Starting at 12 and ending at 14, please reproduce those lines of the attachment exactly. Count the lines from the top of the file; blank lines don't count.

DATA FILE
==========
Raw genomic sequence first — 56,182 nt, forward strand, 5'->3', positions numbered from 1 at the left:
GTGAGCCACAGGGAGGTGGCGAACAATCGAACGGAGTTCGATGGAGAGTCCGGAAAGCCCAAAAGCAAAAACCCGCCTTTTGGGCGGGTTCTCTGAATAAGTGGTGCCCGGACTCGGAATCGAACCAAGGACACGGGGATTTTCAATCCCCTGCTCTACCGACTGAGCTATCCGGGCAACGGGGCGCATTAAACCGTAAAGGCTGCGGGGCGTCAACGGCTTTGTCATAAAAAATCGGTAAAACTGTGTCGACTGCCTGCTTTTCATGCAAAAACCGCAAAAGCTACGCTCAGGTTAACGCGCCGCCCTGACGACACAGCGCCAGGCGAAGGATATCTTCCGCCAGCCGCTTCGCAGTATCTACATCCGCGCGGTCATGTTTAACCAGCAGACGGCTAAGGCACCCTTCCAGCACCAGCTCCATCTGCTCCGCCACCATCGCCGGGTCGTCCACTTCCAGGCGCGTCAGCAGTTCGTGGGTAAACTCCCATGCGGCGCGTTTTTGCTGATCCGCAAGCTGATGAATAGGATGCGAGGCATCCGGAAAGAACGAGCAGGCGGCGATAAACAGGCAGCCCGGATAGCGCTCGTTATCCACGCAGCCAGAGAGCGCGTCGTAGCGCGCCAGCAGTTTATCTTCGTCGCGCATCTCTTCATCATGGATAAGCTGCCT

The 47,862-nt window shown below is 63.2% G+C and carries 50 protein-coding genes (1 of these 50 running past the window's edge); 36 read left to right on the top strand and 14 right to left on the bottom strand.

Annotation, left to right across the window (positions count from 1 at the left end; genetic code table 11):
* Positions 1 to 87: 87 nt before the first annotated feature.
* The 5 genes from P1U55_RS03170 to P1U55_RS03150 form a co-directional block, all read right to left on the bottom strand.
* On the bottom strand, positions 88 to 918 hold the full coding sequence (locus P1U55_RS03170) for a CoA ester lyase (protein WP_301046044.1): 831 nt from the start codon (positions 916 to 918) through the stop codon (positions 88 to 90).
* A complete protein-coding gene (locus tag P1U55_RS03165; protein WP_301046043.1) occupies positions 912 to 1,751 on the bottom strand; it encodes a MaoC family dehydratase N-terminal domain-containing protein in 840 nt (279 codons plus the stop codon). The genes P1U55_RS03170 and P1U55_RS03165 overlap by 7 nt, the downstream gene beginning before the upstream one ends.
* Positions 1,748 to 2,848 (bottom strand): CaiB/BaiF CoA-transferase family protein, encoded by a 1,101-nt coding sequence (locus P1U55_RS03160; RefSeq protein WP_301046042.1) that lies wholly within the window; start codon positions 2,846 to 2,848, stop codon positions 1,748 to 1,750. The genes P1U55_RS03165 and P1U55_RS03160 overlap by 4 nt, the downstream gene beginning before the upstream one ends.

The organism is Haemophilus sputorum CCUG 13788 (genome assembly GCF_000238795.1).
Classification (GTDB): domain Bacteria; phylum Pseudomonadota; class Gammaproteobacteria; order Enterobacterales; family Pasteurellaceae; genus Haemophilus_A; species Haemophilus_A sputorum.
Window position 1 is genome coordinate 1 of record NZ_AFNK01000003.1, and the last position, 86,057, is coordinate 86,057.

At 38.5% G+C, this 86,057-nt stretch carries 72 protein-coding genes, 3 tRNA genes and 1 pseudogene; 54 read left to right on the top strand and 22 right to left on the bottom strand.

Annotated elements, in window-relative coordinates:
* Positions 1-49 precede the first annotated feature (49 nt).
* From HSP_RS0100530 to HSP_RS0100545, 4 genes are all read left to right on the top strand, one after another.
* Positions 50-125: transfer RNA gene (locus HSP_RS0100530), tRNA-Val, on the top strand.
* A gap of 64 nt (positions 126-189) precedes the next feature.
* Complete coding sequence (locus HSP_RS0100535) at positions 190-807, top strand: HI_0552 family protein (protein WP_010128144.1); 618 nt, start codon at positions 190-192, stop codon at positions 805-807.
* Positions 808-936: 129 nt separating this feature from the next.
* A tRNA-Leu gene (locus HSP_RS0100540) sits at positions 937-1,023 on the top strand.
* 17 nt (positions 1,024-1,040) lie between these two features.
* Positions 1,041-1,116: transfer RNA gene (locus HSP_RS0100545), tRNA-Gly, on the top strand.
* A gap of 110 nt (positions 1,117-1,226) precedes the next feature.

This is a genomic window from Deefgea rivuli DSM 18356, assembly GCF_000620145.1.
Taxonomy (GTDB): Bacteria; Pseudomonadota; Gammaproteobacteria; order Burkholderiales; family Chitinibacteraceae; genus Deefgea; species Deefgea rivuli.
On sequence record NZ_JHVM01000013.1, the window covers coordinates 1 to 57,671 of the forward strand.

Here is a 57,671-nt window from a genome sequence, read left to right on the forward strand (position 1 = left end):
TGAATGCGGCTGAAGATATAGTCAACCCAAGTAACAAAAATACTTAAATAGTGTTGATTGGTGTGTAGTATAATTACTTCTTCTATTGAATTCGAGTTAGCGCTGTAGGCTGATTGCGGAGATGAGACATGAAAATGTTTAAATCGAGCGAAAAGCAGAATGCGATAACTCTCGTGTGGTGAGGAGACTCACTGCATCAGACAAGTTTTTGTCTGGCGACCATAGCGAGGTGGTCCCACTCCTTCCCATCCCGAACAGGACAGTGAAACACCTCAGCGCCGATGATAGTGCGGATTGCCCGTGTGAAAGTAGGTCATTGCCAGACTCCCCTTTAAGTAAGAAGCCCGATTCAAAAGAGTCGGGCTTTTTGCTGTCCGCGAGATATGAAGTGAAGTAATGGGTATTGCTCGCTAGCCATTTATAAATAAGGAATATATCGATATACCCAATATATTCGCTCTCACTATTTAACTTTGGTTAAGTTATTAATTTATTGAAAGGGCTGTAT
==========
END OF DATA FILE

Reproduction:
Window position 1 is genome coordinate 1 of record NZ_AFNK01000003.1, and the last position, 86,057, is coordinate 86,057.

At 38.5% G+C, this 86,057-nt stretch carries 72 protein-coding genes, 3 tRNA genes and 1 pseudogene; 54 read left to right on the top strand and 22 right to left on the bottom strand.

Annotated elements, in window-relative coordinates: